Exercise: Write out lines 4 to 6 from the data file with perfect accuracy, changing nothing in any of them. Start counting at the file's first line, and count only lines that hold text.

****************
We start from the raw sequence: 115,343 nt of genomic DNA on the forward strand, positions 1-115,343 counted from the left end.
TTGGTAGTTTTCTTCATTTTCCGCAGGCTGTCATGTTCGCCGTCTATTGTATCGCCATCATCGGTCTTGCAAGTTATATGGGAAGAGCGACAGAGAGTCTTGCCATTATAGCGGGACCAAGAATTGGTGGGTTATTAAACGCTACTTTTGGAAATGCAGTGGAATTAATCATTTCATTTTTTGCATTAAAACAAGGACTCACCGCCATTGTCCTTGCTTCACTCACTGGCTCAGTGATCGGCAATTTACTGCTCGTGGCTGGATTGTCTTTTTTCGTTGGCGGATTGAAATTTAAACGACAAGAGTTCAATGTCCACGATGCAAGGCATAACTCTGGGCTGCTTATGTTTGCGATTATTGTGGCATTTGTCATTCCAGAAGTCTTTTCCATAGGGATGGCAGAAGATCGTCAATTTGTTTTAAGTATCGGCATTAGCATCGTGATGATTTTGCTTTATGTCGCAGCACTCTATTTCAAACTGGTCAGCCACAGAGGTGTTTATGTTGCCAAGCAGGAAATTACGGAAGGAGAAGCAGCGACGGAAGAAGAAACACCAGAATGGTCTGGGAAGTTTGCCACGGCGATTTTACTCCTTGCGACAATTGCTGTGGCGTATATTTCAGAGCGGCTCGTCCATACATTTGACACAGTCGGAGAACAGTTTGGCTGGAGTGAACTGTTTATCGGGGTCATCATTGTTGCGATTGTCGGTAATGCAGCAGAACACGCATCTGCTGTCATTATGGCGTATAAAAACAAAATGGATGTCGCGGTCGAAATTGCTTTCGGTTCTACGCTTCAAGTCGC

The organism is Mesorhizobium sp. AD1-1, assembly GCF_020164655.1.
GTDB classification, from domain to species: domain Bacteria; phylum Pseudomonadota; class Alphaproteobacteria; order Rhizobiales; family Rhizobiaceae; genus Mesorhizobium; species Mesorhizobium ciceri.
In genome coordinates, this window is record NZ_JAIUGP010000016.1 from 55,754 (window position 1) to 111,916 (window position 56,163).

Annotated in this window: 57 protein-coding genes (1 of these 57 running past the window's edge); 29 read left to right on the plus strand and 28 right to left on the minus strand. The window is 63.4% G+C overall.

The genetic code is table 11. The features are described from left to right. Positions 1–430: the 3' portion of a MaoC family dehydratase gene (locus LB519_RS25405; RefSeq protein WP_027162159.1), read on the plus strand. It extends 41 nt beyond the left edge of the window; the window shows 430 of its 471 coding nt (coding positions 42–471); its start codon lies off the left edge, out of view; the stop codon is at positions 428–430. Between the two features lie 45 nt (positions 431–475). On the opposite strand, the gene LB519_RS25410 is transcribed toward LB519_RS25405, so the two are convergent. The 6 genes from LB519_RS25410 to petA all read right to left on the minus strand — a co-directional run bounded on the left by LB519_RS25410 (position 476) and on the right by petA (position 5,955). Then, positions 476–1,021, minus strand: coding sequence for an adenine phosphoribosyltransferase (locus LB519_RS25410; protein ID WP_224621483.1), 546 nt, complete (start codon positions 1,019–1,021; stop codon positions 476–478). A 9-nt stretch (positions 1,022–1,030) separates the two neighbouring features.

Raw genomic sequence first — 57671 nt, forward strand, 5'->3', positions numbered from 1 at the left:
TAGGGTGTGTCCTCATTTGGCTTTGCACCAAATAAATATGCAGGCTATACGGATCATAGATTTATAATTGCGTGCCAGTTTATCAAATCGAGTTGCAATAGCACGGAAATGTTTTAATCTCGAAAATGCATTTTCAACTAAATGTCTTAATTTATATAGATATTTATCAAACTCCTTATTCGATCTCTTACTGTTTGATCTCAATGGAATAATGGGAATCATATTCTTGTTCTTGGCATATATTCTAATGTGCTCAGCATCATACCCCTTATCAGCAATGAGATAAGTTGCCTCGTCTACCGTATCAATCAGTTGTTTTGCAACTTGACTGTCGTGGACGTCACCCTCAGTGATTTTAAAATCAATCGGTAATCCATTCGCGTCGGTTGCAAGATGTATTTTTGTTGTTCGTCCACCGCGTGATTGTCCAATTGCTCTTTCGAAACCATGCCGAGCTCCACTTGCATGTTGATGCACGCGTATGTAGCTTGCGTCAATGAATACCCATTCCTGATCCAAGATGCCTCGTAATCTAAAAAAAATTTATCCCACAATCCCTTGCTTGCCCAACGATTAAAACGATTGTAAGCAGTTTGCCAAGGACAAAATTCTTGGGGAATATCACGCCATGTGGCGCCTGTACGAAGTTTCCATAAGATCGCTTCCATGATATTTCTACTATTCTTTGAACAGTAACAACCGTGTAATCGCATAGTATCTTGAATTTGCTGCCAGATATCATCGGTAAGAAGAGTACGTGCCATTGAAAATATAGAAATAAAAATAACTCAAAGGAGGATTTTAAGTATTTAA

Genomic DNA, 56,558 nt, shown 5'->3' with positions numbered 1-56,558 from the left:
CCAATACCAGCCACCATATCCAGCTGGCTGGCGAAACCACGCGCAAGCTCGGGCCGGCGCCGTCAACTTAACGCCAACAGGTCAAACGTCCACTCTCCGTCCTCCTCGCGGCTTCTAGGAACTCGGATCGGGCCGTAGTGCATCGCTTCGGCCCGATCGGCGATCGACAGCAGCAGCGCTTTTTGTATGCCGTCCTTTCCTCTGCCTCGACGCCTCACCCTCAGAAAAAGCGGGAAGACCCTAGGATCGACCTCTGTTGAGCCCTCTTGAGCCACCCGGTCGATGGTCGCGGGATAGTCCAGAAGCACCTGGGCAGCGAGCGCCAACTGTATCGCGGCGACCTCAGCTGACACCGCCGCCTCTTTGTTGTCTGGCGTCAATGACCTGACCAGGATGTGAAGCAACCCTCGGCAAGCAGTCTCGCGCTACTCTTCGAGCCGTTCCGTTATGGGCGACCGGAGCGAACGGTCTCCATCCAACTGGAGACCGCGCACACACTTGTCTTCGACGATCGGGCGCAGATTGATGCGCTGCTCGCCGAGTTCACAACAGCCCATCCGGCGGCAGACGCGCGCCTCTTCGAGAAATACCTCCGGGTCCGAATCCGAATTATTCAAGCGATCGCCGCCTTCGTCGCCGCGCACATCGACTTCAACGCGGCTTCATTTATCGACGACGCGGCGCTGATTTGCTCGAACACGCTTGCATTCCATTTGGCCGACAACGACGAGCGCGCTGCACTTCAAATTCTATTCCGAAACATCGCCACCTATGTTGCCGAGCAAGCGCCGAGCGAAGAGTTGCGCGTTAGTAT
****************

GTDB classification, from domain to species: domain Bacteria; phylum Pseudomonadota; class Alphaproteobacteria; order Rhizobiales; family Rhizobiaceae; genus Mesorhizobium; species Mesorhizobium ciceri.
In genome coordinates, this window is record NZ_JAIUGP010000016.1 from 55,754 (window position 1) to 111,916 (window position 56,163).

Annotated in this window: 57 protein-coding genes (1 of these 57 running past the window's edge); 29 read left to right on the plus strand and 28 right to left on the minus strand. The window is 63.4% G+C overall.